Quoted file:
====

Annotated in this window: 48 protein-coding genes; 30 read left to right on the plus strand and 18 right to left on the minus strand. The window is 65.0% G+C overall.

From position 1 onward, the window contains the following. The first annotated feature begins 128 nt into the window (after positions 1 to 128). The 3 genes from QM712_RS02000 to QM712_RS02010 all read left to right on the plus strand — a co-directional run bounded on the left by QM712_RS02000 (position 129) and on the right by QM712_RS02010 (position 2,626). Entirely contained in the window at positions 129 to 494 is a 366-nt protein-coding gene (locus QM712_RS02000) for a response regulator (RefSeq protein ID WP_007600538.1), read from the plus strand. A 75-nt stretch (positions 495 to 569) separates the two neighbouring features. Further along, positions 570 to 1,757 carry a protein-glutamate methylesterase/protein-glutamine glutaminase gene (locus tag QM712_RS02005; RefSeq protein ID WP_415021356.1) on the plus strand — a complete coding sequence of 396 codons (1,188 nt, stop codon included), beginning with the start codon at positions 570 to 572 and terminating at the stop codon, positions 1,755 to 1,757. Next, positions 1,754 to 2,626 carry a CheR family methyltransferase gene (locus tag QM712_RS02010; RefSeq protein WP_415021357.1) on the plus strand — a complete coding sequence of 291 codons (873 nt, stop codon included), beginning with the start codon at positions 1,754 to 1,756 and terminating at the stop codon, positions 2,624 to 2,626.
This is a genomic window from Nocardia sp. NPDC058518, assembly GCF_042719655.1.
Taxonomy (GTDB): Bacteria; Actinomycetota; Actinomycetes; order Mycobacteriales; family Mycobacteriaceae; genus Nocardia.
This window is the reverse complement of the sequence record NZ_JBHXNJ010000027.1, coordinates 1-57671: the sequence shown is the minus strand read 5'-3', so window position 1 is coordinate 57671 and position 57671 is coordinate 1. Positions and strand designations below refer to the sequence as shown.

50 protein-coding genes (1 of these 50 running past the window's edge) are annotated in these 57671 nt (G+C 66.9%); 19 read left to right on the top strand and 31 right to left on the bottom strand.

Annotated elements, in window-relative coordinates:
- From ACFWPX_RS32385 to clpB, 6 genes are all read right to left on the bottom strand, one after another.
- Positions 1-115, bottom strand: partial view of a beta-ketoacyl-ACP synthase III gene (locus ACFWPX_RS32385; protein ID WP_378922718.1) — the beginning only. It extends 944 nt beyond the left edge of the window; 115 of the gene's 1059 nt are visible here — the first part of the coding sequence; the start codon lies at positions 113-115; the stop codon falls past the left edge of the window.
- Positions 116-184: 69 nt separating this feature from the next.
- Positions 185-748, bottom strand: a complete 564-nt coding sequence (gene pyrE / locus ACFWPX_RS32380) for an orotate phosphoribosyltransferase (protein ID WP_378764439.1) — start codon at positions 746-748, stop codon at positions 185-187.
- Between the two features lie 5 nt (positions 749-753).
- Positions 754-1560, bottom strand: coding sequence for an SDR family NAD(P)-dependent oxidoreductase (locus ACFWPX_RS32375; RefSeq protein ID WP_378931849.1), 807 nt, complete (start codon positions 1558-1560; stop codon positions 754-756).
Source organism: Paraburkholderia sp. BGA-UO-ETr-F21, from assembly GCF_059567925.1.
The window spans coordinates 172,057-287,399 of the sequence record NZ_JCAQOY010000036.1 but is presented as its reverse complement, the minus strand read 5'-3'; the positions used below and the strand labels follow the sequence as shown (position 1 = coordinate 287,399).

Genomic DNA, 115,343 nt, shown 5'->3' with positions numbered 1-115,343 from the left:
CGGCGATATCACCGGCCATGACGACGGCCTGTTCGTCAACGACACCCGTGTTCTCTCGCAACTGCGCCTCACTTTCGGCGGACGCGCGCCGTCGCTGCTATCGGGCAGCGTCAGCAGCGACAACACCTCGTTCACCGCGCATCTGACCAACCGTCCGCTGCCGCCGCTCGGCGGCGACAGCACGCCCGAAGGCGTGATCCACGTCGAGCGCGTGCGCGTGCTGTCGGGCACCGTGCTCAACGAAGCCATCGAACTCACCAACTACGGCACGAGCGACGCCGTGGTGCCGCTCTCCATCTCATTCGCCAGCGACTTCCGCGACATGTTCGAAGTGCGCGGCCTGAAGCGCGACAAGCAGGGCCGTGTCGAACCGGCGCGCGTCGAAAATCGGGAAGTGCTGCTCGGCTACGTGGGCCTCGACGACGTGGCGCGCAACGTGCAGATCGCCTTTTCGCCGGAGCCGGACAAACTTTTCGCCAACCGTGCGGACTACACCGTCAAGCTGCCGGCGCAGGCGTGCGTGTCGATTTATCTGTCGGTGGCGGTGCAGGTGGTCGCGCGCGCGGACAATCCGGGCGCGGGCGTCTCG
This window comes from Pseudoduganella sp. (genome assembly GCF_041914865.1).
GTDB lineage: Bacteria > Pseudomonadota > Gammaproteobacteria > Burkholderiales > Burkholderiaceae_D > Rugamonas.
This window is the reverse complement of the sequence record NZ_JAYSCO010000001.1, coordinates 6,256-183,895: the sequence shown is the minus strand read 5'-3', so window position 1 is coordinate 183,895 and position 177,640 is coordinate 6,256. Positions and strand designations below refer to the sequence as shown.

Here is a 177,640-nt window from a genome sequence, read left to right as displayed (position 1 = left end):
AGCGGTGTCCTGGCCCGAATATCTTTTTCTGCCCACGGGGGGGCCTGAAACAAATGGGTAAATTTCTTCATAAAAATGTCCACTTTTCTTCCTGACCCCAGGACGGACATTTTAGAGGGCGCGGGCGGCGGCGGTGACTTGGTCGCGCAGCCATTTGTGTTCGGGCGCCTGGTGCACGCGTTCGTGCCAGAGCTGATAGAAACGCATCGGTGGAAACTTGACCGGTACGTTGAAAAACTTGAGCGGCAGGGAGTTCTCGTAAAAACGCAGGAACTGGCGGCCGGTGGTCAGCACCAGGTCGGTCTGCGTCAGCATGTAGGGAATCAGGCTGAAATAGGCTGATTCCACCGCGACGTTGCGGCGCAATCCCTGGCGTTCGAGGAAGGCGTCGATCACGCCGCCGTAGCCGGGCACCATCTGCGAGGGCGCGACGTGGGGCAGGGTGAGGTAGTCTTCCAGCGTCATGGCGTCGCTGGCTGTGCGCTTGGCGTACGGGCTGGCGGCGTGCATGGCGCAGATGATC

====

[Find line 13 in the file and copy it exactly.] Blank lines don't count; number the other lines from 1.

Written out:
- Positions 754-1560, bottom strand: coding sequence for an SDR family NAD(P)-dependent oxidoreductase (locus ACFWPX_RS32375; RefSeq protein ID WP_378931849.1), 807 nt, complete (start codon positions 1558-1560; stop codon positions 754-756).